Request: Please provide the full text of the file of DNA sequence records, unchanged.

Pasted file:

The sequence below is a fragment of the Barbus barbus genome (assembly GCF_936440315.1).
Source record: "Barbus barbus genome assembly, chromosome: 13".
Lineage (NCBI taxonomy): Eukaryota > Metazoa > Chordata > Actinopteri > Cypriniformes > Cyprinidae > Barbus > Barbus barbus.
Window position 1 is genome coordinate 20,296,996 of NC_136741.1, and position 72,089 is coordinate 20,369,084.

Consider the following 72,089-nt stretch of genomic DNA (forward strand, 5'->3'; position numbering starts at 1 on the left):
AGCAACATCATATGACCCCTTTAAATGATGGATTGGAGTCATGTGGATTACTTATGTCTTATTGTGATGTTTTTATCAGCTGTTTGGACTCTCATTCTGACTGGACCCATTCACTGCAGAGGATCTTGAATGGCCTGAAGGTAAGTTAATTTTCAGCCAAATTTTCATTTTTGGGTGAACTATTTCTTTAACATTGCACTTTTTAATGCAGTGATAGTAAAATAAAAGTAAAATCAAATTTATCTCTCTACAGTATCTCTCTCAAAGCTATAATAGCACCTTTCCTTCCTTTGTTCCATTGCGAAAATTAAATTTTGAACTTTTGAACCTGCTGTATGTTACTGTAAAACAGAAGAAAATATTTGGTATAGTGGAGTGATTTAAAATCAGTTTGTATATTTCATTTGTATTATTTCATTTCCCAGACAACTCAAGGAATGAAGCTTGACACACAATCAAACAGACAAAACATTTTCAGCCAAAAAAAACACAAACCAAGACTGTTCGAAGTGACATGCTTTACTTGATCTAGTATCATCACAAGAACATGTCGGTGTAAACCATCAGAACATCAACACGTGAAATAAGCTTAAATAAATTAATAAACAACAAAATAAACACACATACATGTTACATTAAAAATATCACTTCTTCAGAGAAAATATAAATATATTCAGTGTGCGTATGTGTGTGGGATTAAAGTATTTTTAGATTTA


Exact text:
The sequence below is a fragment of the Barbus barbus genome (assembly GCF_936440315.1).
Source record: "Barbus barbus genome assembly, chromosome: 13".
Lineage (NCBI taxonomy): Eukaryota > Metazoa > Chordata > Actinopteri > Cypriniformes > Cyprinidae > Barbus > Barbus barbus.
Window position 1 is genome coordinate 20,296,996 of NC_136741.1, and position 72,089 is coordinate 20,369,084.

Consider the following 72,089-nt stretch of genomic DNA (forward strand, 5'->3'; position numbering starts at 1 on the left):
AGCAACATCATATGACCCCTTTAAATGATGGATTGGAGTCATGTGGATTACTTATGTCTTATTGTGATGTTTTTATCAGCTGTTTGGACTCTCATTCTGACTGGACCCATTCACTGCAGAGGATCTTGAATGGCCTGAAGGTAAGTTAATTTTCAGCCAAATTTTCATTTTTGGGTGAACTATTTCTTTAACATTGCACTTTTTAATGCAGTGATAGTAAAATAAAAGTAAAATCAAATTTATCTCTCTACAGTATCTCTCTCAAAGCTATAATAGCACCTTTCCTTCCTTTGTTCCATTGCGAAAATTAAATTTTGAACTTTTGAACCTGCTGTATGTTACTGTAAAACAGAAGAAAATATTTGGTATAGTGGAGTGATTTAAAATCAGTTTGTATATTTCATTTGTATTATTTCATTTCCCAGACAACTCAAGGAATGAAGCTTGACACACAATCAAACAGACAAAACATTTTCAGCCAAAAAAAACACAAACCAAGACTGTTCGAAGTGACATGCTTTACTTGATCTAGTATCATCACAAGAACATGTCGGTGTAAACCATCAGAACATCAACACGTGAAATAAGCTTAAATAAATTAATAAACAACAAAATAAACACACATACATGTTACATTAAAAATATCACTTCTTCAGAGAAAATATAAATATATTCAGTGTGCGTATGTGTGTGGGATTAAAGTATTTTTAGATTTA